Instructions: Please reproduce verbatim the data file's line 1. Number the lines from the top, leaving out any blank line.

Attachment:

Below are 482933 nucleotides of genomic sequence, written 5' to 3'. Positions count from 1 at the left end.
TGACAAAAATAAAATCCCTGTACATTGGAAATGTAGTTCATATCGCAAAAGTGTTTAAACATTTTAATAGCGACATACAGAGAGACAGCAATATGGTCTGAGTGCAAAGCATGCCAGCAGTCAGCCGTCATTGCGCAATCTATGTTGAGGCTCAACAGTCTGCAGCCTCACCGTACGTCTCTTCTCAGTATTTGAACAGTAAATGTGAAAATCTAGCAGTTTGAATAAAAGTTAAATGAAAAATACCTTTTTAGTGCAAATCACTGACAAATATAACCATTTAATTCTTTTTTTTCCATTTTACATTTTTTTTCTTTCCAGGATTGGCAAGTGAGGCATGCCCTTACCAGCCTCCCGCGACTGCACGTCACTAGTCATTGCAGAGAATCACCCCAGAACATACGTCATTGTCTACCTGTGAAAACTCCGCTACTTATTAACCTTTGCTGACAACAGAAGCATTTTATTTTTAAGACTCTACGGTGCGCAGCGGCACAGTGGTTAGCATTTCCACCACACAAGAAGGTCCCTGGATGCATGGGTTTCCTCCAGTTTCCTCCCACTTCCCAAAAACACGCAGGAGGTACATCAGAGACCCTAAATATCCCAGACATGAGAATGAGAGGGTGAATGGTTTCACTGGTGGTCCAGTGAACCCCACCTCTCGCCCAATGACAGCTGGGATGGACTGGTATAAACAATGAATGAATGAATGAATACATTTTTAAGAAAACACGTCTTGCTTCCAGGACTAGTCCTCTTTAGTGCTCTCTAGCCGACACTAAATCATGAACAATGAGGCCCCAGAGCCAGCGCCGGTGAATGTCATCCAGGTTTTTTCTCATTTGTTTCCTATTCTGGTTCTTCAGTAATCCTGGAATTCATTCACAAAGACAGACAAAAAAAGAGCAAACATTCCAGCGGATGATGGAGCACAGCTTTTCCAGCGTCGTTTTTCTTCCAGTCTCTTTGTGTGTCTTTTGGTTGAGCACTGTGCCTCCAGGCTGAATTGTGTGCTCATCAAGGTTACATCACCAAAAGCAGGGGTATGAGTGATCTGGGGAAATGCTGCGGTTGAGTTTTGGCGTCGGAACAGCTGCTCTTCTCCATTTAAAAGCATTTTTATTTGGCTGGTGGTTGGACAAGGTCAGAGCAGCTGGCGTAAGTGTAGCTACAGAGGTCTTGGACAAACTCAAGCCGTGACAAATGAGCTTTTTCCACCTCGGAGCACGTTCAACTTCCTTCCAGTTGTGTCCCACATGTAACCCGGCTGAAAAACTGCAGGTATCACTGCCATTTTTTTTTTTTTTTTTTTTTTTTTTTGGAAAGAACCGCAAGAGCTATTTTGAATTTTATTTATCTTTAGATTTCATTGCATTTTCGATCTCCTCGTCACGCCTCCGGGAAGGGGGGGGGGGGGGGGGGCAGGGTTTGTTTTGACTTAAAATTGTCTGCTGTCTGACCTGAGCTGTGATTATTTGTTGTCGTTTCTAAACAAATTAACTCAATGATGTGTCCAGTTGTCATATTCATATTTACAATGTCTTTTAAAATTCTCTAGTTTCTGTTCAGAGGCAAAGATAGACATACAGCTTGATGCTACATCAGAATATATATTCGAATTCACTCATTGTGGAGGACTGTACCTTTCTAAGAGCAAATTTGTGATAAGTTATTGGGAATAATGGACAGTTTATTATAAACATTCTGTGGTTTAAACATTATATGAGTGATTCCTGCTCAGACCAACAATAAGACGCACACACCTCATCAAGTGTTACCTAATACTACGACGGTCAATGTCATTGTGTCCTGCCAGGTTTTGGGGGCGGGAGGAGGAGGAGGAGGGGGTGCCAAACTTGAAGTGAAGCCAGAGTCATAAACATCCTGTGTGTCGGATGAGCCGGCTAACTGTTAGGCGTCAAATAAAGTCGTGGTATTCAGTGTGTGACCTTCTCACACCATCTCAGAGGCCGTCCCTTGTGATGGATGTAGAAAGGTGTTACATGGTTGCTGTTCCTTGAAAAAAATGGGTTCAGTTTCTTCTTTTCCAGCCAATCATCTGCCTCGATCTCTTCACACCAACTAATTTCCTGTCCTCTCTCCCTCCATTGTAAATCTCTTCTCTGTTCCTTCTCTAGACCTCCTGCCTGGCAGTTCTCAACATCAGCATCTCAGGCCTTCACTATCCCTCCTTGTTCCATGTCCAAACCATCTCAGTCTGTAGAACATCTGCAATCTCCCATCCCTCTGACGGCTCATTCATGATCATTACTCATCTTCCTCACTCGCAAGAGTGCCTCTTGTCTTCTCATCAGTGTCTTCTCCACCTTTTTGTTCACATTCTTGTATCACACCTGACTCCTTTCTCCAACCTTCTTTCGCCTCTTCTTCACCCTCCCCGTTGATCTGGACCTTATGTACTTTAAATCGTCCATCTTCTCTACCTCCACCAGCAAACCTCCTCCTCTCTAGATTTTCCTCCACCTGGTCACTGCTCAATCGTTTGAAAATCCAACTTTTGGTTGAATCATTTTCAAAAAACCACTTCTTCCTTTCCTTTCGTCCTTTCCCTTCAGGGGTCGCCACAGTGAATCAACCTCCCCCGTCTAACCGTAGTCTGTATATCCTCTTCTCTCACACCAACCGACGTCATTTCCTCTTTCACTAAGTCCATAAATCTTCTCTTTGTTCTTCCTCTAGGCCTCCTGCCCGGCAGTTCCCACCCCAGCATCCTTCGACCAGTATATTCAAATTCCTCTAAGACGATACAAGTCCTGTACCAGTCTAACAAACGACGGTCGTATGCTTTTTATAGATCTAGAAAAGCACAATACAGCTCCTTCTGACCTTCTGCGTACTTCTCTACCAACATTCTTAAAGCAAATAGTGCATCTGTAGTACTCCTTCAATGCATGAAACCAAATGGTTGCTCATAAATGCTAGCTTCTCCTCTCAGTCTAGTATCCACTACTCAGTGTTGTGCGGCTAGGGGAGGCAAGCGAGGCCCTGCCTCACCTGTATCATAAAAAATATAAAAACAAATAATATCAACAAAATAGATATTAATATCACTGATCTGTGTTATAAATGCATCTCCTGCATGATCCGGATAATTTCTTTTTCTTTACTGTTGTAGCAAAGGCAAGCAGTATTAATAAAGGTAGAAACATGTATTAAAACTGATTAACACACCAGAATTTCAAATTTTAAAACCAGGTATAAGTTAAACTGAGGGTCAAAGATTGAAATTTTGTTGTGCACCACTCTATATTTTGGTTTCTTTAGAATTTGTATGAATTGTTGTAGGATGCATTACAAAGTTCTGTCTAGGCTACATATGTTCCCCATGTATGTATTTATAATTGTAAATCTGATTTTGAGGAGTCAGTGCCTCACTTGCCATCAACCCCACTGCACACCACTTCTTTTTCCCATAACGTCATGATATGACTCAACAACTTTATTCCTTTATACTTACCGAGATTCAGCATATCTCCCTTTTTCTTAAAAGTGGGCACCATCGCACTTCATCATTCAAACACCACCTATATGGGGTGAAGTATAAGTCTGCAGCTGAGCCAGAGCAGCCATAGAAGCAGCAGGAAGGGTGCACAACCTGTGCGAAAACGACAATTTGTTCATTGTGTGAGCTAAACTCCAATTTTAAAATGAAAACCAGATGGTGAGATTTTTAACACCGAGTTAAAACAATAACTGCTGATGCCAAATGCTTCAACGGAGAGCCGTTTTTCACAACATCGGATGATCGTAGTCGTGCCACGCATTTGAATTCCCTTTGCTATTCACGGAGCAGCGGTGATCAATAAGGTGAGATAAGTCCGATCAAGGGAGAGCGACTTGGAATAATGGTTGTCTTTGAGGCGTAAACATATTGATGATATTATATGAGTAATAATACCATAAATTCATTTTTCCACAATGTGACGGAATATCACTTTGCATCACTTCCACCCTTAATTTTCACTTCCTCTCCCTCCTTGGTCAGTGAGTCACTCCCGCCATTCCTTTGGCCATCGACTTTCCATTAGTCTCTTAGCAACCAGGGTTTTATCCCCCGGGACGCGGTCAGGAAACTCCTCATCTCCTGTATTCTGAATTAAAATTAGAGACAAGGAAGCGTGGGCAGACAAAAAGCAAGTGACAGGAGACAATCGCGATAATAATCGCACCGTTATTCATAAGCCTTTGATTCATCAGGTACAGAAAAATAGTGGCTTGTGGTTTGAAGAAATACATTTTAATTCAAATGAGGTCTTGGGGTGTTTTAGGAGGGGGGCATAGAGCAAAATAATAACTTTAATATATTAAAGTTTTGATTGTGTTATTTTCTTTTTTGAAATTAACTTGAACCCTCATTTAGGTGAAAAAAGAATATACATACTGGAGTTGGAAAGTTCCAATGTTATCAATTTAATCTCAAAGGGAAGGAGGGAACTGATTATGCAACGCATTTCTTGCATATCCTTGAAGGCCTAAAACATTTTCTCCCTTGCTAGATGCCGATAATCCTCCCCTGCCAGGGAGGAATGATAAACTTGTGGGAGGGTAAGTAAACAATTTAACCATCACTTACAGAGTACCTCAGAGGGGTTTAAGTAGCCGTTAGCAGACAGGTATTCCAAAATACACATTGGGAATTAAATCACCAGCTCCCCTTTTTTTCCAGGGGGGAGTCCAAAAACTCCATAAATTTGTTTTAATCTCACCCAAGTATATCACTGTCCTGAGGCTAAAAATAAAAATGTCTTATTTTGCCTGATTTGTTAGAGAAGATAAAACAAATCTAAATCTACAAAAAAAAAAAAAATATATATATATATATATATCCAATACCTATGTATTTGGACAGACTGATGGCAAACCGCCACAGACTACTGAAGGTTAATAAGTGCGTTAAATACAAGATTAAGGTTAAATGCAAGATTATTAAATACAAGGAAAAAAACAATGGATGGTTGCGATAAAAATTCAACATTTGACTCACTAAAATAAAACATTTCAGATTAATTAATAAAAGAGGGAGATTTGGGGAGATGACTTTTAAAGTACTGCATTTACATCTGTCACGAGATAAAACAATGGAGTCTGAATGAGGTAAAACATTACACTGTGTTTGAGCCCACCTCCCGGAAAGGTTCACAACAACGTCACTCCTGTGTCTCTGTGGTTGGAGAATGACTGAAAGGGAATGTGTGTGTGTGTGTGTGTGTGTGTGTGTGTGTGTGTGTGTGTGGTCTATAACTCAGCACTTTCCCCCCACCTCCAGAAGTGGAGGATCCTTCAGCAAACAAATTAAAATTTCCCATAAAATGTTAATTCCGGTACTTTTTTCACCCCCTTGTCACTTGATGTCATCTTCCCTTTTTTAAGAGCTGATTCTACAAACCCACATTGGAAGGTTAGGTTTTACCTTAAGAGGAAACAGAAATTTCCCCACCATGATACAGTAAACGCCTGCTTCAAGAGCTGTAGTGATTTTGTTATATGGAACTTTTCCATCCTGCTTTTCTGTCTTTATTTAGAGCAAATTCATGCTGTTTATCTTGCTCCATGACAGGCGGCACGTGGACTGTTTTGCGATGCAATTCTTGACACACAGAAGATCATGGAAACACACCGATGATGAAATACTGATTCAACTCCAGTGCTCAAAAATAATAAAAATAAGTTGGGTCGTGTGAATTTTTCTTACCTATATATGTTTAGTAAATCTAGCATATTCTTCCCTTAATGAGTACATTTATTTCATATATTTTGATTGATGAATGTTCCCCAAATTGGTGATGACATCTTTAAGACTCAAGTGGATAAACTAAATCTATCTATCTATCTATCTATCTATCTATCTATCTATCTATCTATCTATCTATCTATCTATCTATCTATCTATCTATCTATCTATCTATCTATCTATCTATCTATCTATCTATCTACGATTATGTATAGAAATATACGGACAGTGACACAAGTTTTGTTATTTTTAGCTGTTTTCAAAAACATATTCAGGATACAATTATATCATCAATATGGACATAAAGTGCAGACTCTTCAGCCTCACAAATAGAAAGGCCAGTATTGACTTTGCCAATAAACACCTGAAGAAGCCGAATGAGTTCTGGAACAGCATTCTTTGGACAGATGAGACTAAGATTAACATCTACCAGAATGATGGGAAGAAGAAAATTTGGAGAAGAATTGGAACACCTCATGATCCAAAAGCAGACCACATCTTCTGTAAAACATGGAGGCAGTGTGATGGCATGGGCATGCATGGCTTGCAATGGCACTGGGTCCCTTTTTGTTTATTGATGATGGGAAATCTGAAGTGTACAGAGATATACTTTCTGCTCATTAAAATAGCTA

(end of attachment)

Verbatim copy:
Below are 482933 nucleotides of genomic sequence, written 5' to 3'. Positions count from 1 at the left end.